Protecting the interests of beneficiaries
Trustees must act impartially between the beneficiaries and ensure that one beneficiary does not benefit at the expense of another. Consider for example an interest in possession trust where one beneficiary is entitled to income with others entitled to capital on the death of that person. Those ‘competing’ beneficiaries should be treated fairly unless perhaps the settlor had made it clear that one class of beneficiary was to be preferred over another.
For example, if the trust states that income is to be provided for a beneficiary, then trustees should consider income producing assets such as OEICs or unit trusts. Investment bonds are not income producing assets and withdrawals from bonds are a return of capital not ‘income’. Where a beneficiary is only entitled to income, then the trustees should bear in mind that an insurance bond may not be appropriate:
- Regular withdrawals from a bond may erode the capital for the remaindermen, leaving no money for those beneficiaries on the death of the income beneficiary.
- The withdrawals could be taxed as income by HMRC.
- The trustees may not be fulfilling their duties to all of the beneficiaries appropriately, and could leave themselves open to legal action.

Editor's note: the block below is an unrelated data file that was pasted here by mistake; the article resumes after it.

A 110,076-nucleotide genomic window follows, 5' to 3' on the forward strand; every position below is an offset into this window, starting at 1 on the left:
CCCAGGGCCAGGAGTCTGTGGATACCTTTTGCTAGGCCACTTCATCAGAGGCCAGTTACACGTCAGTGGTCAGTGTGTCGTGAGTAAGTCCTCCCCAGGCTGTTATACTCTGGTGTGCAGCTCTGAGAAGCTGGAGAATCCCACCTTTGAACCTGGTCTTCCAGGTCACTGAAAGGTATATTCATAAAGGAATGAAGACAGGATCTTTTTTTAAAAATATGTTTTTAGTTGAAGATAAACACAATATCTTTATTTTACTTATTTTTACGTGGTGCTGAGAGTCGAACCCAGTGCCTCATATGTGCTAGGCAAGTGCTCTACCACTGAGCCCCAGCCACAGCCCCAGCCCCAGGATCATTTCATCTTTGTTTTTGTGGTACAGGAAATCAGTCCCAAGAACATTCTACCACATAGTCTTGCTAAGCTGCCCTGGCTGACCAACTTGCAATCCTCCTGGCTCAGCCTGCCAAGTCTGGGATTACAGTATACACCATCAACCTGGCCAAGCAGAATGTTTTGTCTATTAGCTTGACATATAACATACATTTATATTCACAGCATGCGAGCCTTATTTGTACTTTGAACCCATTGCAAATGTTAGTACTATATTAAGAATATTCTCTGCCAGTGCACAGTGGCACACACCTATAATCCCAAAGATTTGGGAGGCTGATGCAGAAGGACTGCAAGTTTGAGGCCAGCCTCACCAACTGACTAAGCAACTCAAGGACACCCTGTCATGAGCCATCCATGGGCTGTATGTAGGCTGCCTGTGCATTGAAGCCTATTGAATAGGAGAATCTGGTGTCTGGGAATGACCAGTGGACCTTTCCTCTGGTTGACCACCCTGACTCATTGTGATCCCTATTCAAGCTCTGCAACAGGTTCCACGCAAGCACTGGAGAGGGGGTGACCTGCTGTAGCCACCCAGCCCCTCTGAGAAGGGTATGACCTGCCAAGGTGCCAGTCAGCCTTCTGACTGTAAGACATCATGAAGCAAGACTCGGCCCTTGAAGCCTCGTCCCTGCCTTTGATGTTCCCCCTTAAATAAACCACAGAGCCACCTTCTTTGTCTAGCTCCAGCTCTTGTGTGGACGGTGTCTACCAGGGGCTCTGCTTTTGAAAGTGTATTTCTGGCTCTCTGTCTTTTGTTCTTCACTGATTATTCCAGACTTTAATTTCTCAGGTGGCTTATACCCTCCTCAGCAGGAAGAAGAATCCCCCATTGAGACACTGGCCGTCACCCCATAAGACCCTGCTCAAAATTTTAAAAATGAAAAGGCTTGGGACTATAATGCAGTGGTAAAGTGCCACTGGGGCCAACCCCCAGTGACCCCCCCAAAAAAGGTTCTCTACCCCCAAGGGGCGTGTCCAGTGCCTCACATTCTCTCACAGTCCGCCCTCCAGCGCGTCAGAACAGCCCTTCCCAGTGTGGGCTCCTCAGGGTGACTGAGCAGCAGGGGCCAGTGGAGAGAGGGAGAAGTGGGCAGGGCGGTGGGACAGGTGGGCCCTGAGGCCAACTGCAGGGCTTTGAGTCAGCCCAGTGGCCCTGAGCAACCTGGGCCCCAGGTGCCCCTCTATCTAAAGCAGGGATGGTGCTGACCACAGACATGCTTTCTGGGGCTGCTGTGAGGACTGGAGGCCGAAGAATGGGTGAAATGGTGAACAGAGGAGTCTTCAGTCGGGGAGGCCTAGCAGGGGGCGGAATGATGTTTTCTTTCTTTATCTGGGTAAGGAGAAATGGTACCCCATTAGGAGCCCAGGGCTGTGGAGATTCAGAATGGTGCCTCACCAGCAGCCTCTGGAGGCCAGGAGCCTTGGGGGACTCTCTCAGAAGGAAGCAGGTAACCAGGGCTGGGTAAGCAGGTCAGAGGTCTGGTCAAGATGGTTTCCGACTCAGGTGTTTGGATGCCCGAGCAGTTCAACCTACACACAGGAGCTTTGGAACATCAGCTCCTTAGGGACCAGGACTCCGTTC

It may be that the trust gives the trustees power to pay capital to that income beneficiary. In this case, a bond might be appropriate but the trustees still need to consider the impact of eroding the capital for the remaindermen.
A trustee must not place himself or herself in a position in which his or her duties as a trustee conflicts with his or her private interests.
The trustees can only act within the terms of the trust deed. If they act outside those powers they are said to be in breach of trust. A breach of trust will cause some detriment to the beneficiaries. As trustees can only act in the interests of their beneficiaries a newly appointed trustee is obliged to check that there have been no previous breaches of trust. If there have been such breaches the situation must be remedied. The beneficiaries may absolve the trustees from responsibility for the consequences of the breach. Otherwise the trustees have to make good any loss to the trust fund from their own resources.
A trustee has a general duty not make any profit from the fact that he or she acts as trustee. Professional trustees may charge for their services in a number of circumstances:
- Where there is an express charging clause on the trust deed
- In certain circumstances with the written agreement of the other trustees
- Where appropriate with the prior agreement of all the beneficiaries